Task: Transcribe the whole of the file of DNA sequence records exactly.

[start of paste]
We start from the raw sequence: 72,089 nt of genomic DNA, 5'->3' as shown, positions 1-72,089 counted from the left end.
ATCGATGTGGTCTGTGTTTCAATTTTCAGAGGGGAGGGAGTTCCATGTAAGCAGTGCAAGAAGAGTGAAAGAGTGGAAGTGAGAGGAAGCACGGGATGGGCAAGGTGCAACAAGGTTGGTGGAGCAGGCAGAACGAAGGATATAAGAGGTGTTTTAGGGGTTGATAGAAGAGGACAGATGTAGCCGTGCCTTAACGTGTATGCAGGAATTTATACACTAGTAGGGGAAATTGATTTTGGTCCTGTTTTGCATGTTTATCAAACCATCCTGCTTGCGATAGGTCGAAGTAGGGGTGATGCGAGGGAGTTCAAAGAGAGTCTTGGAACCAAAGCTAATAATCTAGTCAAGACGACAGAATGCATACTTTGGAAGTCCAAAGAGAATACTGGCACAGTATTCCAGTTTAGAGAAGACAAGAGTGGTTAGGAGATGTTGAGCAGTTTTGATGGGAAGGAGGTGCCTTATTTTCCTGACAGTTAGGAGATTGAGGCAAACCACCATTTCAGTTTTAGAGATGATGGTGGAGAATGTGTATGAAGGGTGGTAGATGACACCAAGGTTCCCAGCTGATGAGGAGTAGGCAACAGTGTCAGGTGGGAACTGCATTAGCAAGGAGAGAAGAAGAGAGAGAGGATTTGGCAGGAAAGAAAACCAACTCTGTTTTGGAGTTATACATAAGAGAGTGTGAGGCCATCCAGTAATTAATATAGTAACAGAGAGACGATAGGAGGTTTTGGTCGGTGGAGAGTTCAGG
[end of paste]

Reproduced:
We start from the raw sequence: 72,089 nt of genomic DNA, 5'->3' as shown, positions 1-72,089 counted from the left end.
ATCGATGTGGTCTGTGTTTCAATTTTCAGAGGGGAGGGAGTTCCATGTAAGCAGTGCAAGAAGAGTGAAAGAGTGGAAGTGAGAGGAAGCACGGGATGGGCAAGGTGCAACAAGGTTGGTGGAGCAGGCAGAACGAAGGATATAAGAGGTGTTTTAGGGGTTGATAGAAGAGGACAGATGTAGCCGTGCCTTAACGTGTATGCAGGAATTTATACACTAGTAGGGGAAATTGATTTTGGTCCTGTTTTGCATGTTTATCAAACCATCCTGCTTGCGATAGGTCGAAGTAGGGGTGATGCGAGGGAGTTCAAAGAGAGTCTTGGAACCAAAGCTAATAATCTAGTCAAGACGACAGAATGCATACTTTGGAAGTCCAAAGAGAATACTGGCACAGTATTCCAGTTTAGAGAAGACAAGAGTGGTTAGGAGATGTTGAGCAGTTTTGATGGGAAGGAGGTGCCTTATTTTCCTGACAGTTAGGAGATTGAGGCAAACCACCATTTCAGTTTTAGAGATGATGGTGGAGAATGTGTATGAAGGGTGGTAGATGACACCAAGGTTCCCAGCTGATGAGGAGTAGGCAACAGTGTCAGGTGGGAACTGCATTAGCAAGGAGAGAAGAAGAGAGAGAGGATTTGGCAGGAAAGAAAACCAACTCTGTTTTGGAGTTATACATAAGAGAGTGTGAGGCCATCCAGTAATTAATATAGTAACAGAGAGACGATAGGAGGTTTTGGTCGGTGGAGAGTTCAGG